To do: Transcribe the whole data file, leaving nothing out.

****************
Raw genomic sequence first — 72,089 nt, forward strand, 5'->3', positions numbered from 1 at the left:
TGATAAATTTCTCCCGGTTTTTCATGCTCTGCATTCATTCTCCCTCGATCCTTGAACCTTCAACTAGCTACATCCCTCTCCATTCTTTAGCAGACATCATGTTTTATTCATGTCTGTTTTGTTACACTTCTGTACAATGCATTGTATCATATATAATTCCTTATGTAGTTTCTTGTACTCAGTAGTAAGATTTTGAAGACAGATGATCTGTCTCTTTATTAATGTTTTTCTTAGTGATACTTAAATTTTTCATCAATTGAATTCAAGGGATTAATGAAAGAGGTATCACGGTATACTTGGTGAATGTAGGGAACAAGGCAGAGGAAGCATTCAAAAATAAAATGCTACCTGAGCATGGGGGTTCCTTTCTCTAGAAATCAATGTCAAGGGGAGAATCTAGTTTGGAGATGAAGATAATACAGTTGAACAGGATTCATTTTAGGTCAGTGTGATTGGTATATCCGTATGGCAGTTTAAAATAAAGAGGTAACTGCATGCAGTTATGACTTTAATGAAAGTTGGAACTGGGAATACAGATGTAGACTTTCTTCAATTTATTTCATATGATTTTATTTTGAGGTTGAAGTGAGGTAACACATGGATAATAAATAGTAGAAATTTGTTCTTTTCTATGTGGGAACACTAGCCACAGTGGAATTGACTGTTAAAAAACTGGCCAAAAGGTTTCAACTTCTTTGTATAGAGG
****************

Raw genomic sequence first — 72,089 nt, forward strand, 5'->3', positions numbered from 1 at the left:
TGATAAATTTCTCCCGGTTTTTCATGCTCTGCATTCATTCTCCCTCGATCCTTGAACCTTCAACTAGCTACATCCCTCTCCATTCTTTAGCAGACATCATGTTTTATTCATGTCTGTTTTGTTACACTTCTGTACAATGCATTGTATCATATATAATTCCTTATGTAGTTTCTTGTACTCAGTAGTAAGATTTTGAAGACAGATGATCTGTCTCTTTATTAATGTTTTTCTTAGTGATACTTAAATTTTTCATCAATTGAATTCAAGGGATTAATGAAAGAGGTATCACGGTATACTTGGTGAATGTAGGGAACAAGGCAGAGGAAGCATTCAAAAATAAAATGCTACCTGAGCATGGGGGTTCCTTTCTCTAGAAATCAATGTCAAGGGGAGAATCTAGTTTGGAGATGAAGATAATACAGTTGAACAGGATTCATTTTAGGTCAGTGTGATTGGTATATCCGTATGGCAGTTTAAAATAAAGAGGTAACTGCATGCAGTTATGACTTTAATGAAAGTTGGAACTGGGAATACAGATGTAGACTTTCTTCAATTTATTTCATATGATTTTATTTTGAGGTTGAAGTGAGGTAACACATGGATAATAAATAGTAGAAATTTGTTCTTTTCTATGTGGGAACACTAGCCACAGTGGAATTGACTGTTAAAAAACTGGCCAAAAGGTTTCAACTTCTTTGTATAGAGG